Can plants learn? Do they communicate with each other? Can they change their environment to survive? The intelligence of plants is a trendy new field of study among botanists and scientists.
In 12/2015 National Geographic Magazine ran an article about the Sensitive Plant (Mimosa pudica.) The Sensitive Plant is amazing because when touched, it folds up its leaves and lowers its branches to protect itself from harm. I try to purchase one every year because it is such an unusual novelty. In the article the scientist sat up an experiment where a mechanism was developed in which the plant was repeatedly dropped six inches and it would fold up its leaves and branches to protect itself. They continued to drop the plant, and after a while the plant realized it would not be harmed, and it stopped folding up. They sat the plant aside for 28 days and dropped it again. The plant appeared to remember falling would not harm it and it did not fold up!
The Dodder Vine is the vampire of the plant world. It is a parasitic vine that blooms and sets seeds. It’s seeds germinate and soon the roots die and the vine finds a host to attach to and suck out nutrients. The Dodder Vine especially enjoys attacking tomato plants. Slow motion photography shows a baby Dodder Vine reaching skyward hunting for its prey. When it senses a nearby tomato plant it attacks! A few years ago I bought a hanging basket infected with a Dodder Vine. The vine traveled several feet and wrapped itself around one of my tomato plants. It traveled past and over many other flowers and plants before finding the tomatoes in a raised bed. I tossed the hanging baskets in the trash, and they were taken by someone. I hope they didn’t have a garden full of tomatoes!
Many plants, including Walnut trees release a toxin into the soil that inhibits the germination of other plant seeds. By poisoning the soil to any competitors, they are free to grow large populations of their offspring and not have to worry about other plants invading their territory.
In the south western U.S. Wild Tobacco (Nicotinia attenuata ) blooms during the night to attract nocturnal moths to spread pollen from plant to plant. The moths sometimes lay eggs and produce very hungry caterpillars that make a feast out of the plants. To protect itself, the tobacco releases a chemical that attracts insects that eats the caterpillar eggs. If the eggs are to plentiful or the helpful insects are not available, the tobacco secretes a sugary substance. The caterpillars love to eat the nectar, turning them into juicy sweet smelling bug candy and are very tasty to predators like lizards! But if all of these fails, the tobacco has a plan B. They simply change their flowering time to day, attracting hummingbirds that pollinates them!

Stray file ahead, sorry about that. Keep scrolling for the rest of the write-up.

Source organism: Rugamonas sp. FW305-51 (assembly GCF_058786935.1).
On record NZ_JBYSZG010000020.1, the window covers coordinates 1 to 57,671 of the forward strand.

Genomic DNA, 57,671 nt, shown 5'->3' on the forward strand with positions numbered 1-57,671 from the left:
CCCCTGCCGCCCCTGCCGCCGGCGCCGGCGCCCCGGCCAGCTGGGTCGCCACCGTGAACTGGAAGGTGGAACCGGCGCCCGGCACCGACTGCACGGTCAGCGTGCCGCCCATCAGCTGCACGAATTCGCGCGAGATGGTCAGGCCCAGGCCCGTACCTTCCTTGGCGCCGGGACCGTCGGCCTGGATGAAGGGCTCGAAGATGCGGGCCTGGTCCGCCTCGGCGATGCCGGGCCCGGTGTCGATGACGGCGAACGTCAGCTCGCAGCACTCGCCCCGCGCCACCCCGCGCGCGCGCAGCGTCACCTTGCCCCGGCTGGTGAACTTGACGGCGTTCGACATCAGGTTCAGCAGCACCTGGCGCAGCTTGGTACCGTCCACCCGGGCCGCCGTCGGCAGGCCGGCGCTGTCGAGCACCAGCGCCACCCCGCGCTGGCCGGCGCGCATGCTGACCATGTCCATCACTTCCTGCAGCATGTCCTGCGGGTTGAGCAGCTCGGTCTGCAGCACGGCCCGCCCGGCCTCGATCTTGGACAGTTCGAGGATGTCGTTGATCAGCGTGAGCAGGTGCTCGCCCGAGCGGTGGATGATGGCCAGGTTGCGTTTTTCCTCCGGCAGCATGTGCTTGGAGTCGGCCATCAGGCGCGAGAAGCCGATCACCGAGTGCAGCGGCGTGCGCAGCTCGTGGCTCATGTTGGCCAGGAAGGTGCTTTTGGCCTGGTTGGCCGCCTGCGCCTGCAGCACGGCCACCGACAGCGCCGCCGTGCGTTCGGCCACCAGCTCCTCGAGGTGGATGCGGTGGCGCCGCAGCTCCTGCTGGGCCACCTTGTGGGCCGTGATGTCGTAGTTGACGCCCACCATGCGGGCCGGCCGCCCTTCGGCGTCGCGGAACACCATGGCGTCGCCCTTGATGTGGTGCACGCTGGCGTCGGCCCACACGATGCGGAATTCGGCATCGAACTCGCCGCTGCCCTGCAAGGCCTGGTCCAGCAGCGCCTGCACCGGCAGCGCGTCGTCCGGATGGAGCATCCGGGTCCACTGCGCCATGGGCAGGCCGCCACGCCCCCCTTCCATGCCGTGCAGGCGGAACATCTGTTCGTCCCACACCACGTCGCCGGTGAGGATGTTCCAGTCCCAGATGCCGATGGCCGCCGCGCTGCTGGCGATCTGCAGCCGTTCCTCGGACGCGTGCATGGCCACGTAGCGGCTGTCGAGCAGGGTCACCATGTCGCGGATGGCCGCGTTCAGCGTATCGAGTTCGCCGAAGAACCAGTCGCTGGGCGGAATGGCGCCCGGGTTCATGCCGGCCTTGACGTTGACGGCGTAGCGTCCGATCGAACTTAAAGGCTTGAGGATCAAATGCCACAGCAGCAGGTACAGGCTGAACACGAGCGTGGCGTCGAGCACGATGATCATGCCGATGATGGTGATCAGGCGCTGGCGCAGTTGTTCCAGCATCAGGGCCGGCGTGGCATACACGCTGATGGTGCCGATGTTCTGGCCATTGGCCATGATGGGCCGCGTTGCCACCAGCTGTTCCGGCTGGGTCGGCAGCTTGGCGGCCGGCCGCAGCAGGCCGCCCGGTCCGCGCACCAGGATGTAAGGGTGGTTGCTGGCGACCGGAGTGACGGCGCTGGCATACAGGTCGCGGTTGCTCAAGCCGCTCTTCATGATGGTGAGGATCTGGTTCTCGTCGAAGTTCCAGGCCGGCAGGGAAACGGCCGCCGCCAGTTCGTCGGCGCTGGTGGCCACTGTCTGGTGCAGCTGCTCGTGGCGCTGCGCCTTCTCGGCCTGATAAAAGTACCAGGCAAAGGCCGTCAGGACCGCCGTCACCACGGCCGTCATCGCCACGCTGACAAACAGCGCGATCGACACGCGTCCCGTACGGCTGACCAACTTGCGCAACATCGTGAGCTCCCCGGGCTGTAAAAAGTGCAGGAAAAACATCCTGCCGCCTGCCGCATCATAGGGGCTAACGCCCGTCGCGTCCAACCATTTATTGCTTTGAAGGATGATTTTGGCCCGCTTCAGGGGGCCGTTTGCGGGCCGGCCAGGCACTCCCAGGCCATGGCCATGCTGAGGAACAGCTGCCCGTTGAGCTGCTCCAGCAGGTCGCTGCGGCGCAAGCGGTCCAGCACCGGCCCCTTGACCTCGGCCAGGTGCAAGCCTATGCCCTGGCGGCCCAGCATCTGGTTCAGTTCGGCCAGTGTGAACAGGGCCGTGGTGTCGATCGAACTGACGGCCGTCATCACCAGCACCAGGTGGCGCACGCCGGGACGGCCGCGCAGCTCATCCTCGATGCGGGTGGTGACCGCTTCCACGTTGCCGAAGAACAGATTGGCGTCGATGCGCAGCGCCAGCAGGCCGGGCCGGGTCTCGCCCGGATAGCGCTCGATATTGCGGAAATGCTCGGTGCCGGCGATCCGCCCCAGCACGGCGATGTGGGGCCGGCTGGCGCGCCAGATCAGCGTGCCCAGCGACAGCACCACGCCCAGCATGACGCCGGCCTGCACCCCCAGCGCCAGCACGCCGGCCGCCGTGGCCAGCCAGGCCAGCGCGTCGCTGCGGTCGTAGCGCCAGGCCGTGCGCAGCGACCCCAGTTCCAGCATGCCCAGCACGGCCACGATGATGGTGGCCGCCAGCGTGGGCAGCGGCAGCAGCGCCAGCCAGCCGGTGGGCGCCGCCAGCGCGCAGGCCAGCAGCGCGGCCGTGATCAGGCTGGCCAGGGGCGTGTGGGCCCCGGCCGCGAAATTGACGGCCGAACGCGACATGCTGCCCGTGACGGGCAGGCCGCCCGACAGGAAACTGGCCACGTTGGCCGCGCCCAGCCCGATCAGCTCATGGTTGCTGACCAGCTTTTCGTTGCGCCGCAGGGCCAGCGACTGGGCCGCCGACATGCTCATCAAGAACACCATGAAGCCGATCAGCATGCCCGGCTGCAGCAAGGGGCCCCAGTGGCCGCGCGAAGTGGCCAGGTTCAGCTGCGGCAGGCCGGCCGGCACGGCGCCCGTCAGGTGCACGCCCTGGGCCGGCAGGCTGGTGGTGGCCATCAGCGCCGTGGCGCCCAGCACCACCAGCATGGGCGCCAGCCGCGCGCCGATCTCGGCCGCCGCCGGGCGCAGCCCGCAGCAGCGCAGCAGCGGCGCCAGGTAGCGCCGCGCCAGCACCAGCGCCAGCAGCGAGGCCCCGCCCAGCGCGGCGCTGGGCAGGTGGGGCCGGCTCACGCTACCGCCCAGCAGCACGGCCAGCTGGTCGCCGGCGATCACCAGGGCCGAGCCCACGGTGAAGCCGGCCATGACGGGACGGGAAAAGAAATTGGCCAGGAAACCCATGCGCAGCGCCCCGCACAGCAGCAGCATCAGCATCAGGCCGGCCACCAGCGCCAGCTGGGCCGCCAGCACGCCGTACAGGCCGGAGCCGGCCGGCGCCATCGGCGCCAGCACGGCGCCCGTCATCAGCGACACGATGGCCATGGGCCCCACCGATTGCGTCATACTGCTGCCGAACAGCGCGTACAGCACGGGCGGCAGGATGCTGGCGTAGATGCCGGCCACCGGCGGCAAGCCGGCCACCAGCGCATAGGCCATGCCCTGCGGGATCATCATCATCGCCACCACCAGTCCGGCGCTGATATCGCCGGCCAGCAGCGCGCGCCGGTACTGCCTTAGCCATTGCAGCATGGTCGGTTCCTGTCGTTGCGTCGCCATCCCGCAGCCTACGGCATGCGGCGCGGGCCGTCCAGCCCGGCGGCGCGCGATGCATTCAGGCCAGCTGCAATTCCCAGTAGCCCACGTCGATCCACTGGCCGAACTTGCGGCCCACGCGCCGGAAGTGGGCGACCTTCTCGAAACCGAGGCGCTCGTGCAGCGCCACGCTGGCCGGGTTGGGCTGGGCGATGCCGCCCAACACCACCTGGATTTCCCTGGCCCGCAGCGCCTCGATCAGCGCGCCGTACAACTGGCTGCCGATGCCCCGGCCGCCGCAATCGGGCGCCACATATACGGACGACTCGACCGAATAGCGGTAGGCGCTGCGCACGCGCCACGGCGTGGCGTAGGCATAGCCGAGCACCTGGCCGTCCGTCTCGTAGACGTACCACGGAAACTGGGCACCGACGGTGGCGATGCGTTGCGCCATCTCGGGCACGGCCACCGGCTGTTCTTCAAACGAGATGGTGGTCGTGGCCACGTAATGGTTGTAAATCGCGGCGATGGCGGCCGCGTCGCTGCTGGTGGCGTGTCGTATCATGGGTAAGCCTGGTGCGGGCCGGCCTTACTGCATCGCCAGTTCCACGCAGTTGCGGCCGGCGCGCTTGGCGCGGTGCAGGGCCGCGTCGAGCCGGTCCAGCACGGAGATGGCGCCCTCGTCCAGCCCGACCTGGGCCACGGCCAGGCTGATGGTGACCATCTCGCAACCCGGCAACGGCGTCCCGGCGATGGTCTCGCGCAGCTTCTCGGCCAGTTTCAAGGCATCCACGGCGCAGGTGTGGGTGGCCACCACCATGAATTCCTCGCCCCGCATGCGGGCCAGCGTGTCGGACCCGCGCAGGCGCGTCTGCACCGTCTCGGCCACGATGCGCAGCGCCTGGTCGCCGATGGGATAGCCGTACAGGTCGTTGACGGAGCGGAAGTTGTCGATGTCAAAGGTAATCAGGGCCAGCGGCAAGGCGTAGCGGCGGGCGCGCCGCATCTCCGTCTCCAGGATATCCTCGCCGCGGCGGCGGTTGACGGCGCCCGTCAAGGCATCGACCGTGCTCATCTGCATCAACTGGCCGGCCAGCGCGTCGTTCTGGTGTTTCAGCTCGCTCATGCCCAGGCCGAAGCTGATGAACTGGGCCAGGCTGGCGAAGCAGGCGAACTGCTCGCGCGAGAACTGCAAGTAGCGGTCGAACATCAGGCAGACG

Plants use sunshine through the process of photosynthesis to provide itself with nutrients. For years botanists have wondered how tree seedlings survive under the dark shaded canopy of the mother tree. Radioactive isotopes were injected into the mother tree. Later when the seedlings were checked they contained the same isotopes. The mother tree feeds the tiny seedlings until they are large enough to produce their own food!
Trees seem to be able to communicate changes in climate, harmful viruses, insect attacks or soil changes to other trees. Scientific research has shown trees transmit and communicate through their root systems. But how is the vital information communicated when tree roots are not close enough to other trees? It has been theorized they use fungus within the soil to act as a go between from tree to tree and perhaps to an entire forest!
In the 2008 science fiction film, ‘The Happening by Director M. Night Shyamalan, large sections of the US population is dying from an unknown airborne toxin. At first, it was felt it might be a terrorist attack, but scientist soon realize trees are producing and releasing the toxin. In a sense the trees were getting revenge for man’s intrusion and harming the plant kingdom.
When we sit under the shade of a large maple or enjoy the sweet scent of a rose, perhaps there is much more going on in the life of plants than we realize!
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